A provocative discussion of what it means to be a healthy and respectful man begins Thursday when the Twin Cities plays host to the 2017 national conference of A Call to Men, a violence prevention organization. The Many Faces of Manhood conference brings in A-list speakers to tackle fatherlessness, sexual violence and incarceration, but also healing and promising practices gaining ground in schools, sports and homes. The two-day conference, at the Hilton Hotel near the Mall of America, is open to the public (bit.ly/2n9Kvbr).

A Call to Men’s CEO Tony Porter answered a few questions this week.

Q: You’ve been at the helm of this organization for 20 years. What is the biggest change in terms of men’s involvement in violence prevention?

A: Twenty years ago, men really were not being held accountable in any purposeful way, in terms of domestic violence and sexual assault. Since that time, our awareness around violence against all women and girls, and an understanding of men’s role in the identification and prevention of it, has increased tremendously. That’s not saying we don’t have a lot of work to do. We do.


Q: You often speak of the “Man Box.” Can you say more about what that is?

A: The “Man Box” is the collective socialization of men that creates an epidemic of violence against all women and girls but that also hurts boys. Some of this socialization happens intentionally; some is taught subconsciously. Men learn to view women as the property of men, to have less value than men, to be seen as objects. Boys and men also are told to deny their feelings, to always be in this place of control. We can’t talk about love too much. We’re kept hostage in this box.


Q: Your primary sponsor for the conference is the Women’s Foundation of Minnesota. How important is it to you that women join this effort?

A: We are honored to be in partnership with them. Women like Lee [Roper-Batker, Women’s Foundation president] and Saanii [Hernandez, foundation vice president] get it. They understand that while most of their work is centered around women and girls, they also need to give time and attention to working with men who are trying to do the right thing.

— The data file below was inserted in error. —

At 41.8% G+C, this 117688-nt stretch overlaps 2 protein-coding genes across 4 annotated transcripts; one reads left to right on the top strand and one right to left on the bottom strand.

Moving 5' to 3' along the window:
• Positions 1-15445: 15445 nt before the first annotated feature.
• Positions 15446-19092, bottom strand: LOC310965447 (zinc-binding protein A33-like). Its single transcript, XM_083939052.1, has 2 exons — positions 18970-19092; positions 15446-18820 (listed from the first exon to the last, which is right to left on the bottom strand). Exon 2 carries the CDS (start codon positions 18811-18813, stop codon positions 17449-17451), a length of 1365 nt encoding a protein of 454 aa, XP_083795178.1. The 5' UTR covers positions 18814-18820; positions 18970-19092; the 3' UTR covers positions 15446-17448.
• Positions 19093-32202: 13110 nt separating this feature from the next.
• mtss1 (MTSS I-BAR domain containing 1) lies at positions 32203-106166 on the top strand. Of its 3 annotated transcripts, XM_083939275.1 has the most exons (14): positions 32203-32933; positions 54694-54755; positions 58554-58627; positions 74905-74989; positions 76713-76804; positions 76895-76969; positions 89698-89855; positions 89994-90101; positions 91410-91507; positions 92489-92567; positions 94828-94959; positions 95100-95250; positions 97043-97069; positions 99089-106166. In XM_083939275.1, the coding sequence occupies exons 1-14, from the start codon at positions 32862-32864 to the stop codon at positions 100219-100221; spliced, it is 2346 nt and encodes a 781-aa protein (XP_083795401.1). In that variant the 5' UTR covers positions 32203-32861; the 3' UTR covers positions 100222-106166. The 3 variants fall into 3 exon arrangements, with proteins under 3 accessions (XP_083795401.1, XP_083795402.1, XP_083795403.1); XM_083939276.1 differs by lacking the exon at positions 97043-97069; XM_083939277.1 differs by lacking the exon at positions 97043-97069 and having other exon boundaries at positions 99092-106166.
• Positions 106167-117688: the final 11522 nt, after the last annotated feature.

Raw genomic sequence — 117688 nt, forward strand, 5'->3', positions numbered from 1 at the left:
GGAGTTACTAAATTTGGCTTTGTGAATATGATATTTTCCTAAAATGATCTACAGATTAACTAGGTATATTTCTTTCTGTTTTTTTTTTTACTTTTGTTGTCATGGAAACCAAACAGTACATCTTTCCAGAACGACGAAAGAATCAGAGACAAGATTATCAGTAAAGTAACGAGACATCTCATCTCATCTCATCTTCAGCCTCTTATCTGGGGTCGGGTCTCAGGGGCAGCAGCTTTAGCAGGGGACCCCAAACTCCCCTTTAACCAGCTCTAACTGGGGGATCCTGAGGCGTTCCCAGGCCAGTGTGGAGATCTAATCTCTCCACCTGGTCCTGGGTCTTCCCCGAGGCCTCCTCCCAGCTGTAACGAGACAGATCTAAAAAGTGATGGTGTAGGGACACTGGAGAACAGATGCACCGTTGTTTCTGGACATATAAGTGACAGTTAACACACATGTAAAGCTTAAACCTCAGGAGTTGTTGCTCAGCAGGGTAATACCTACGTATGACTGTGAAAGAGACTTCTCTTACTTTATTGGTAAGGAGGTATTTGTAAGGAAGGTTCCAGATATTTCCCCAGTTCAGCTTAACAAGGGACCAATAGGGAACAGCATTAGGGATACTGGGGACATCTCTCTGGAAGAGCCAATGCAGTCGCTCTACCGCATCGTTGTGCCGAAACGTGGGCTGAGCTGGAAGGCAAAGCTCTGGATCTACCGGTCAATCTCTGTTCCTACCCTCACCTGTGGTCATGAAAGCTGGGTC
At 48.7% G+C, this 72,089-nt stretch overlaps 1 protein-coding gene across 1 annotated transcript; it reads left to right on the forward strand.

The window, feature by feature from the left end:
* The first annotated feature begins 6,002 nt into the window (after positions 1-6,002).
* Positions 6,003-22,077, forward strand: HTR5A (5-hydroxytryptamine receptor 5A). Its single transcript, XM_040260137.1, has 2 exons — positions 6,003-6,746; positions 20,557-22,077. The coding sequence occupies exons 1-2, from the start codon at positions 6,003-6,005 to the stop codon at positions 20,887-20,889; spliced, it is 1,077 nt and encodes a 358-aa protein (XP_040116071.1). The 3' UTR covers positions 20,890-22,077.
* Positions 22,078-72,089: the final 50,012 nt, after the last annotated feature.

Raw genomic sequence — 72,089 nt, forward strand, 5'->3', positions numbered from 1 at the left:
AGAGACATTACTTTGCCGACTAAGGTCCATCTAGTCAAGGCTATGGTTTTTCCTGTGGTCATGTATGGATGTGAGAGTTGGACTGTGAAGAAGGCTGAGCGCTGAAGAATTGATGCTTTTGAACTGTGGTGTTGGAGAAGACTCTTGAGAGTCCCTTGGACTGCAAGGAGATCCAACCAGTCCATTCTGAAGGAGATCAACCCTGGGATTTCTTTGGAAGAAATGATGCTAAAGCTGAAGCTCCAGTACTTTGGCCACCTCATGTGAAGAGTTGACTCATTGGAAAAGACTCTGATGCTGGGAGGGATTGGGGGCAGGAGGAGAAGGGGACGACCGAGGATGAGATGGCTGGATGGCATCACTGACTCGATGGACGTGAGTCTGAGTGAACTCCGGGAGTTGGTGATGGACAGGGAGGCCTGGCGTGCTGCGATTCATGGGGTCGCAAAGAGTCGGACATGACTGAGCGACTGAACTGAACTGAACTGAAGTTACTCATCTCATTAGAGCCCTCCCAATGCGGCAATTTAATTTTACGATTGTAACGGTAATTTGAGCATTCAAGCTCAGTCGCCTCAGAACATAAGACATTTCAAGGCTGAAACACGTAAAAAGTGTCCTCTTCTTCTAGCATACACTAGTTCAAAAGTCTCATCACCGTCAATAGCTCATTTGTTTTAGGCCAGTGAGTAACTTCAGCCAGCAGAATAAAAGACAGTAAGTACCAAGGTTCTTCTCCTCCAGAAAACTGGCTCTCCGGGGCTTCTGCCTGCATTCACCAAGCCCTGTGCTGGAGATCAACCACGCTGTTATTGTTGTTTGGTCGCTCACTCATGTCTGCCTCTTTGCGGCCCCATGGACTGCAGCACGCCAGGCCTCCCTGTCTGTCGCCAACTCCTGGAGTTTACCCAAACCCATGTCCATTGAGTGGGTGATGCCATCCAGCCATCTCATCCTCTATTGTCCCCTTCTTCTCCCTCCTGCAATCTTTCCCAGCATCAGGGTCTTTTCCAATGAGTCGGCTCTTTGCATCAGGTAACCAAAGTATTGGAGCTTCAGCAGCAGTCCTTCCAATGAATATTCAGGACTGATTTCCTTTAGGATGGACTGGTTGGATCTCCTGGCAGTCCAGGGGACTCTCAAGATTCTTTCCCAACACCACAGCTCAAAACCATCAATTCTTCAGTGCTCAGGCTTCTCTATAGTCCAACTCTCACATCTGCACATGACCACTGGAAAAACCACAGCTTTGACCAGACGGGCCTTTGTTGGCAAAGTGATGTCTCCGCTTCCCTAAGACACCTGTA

Women have been at this forever, all the way back to the suffragist movement. If women could end the violence on their own, they would have. We’ve got to grab the majority of men who are not perpetrating violence and bring them into the process, to be part of the solution. In most places when we’re invited to speak to men, it’s women who invite us in. When we can flip that around, and the majority of invitations are coming from men, that’s when we will normalize this.

Q: You spend your life working to end violence, from bullying and hazing to campus rape to sex trafficking. Do you ever feel overwhelmed by the scope of the challenge?

A: There are times when I’m feeling overwhelmed. We’re in a time now where we have to be intentional. No time to get tired. I surround myself by like-minded people, and I relish small successes. I love to read the testimonies. That’s the stuff that keeps my heart going.


Q: Please tell us a success story.

A: We are piloting a school-based curriculum, called LiveRespect, that addresses healthy manhood. Before we taught it, 16 percent of participating boys agreed or strongly agreed that boys are taught to view women as having less value. Post-curriculum, that number increased to 74 percent. Before, 68 percent of boys said the Man Box exists; post-curriculum, that number increased to 99 percent. And before, only 19 percent of boys agreed or strongly agreed that they know what consent means. Post-curriculum, it was 75 percent. All this speaks to the effectiveness of the program, and also the need for it.


Q: What do you want the conference takeaway to be?

A: Authenticity. The whole conference is a conversation, built around men being transparent about their journey toward authenticity. We want to give them permission to go home and say, “You know what, son? You don’t have to say, ‘I’ve got it.’ You can say, ‘I need help.’ ” And, “You feel like crying? You can cry. It’s healing for men. It’s healthy for men.”

We want to take back our humanity. By doing that, we will create the space to have loving and respectful conversations with women and girls.